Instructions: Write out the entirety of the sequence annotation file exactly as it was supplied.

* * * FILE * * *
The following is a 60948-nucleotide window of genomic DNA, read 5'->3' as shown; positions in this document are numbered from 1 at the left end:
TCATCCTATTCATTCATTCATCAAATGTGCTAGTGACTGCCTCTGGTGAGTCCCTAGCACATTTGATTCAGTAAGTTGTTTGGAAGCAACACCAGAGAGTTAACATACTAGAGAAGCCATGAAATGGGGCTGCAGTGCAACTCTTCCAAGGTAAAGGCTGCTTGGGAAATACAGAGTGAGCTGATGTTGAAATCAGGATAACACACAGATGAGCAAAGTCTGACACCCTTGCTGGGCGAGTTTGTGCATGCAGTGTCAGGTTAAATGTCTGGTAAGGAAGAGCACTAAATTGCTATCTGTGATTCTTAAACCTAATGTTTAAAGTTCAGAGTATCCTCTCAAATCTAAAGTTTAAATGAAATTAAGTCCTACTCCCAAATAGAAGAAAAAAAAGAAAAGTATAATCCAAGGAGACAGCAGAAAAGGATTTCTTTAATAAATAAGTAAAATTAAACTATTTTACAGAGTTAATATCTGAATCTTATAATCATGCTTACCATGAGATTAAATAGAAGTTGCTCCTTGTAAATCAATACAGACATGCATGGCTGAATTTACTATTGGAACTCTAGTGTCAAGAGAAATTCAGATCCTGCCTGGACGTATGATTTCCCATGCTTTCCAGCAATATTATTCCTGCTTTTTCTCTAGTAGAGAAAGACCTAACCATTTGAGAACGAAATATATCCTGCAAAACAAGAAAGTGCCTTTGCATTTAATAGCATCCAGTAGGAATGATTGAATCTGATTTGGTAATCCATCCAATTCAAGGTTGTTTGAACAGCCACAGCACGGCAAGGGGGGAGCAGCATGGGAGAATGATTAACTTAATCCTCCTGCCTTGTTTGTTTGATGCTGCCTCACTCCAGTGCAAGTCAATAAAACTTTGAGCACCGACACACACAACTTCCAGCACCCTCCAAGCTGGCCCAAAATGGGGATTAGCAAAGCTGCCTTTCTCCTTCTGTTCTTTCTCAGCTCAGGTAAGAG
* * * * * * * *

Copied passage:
The following is a 60948-nucleotide window of genomic DNA, read 5'->3' as shown; positions in this document are numbered from 1 at the left end:
TCATCCTATTCATTCATTCATCAAATGTGCTAGTGACTGCCTCTGGTGAGTCCCTAGCACATTTGATTCAGTAAGTTGTTTGGAAGCAACACCAGAGAGTTAACATACTAGAGAAGCCATGAAATGGGGCTGCAGTGCAACTCTTCCAAGGTAAAGGCTGCTTGGGAAATACAGAGTGAGCTGATGTTGAAATCAGGATAACACACAGATGAGCAAAGTCTGACACCCTTGCTGGGCGAGTTTGTGCATGCAGTGTCAGGTTAAATGTCTGGTAAGGAAGAGCACTAAATTGCTATCTGTGATTCTTAAACCTAATGTTTAAAGTTCAGAGTATCCTCTCAAATCTAAAGTTTAAATGAAATTAAGTCCTACTCCCAAATAGAAGAAAAAAAAGAAAAGTATAATCCAAGGAGACAGCAGAAAAGGATTTCTTTAATAAATAAGTAAAATTAAACTATTTTACAGAGTTAATATCTGAATCTTATAATCATGCTTACCATGAGATTAAATAGAAGTTGCTCCTTGTAAATCAATACAGACATGCATGGCTGAATTTACTATTGGAACTCTAGTGTCAAGAGAAATTCAGATCCTGCCTGGACGTATGATTTCCCATGCTTTCCAGCAATATTATTCCTGCTTTTTCTCTAGTAGAGAAAGACCTAACCATTTGAGAACGAAATATATCCTGCAAAACAAGAAAGTGCCTTTGCATTTAATAGCATCCAGTAGGAATGATTGAATCTGATTTGGTAATCCATCCAATTCAAGGTTGTTTGAACAGCCACAGCACGGCAAGGGGGGAGCAGCATGGGAGAATGATTAACTTAATCCTCCTGCCTTGTTTGTTTGATGCTGCCTCACTCCAGTGCAAGTCAATAAAACTTTGAGCACCGACACACACAACTTCCAGCACCCTCCAAGCTGGCCCAAAATGGGGATTAGCAAAGCTGCCTTTCTCCTTCTGTTCTTTCTCAGCTCAGGTAAGAG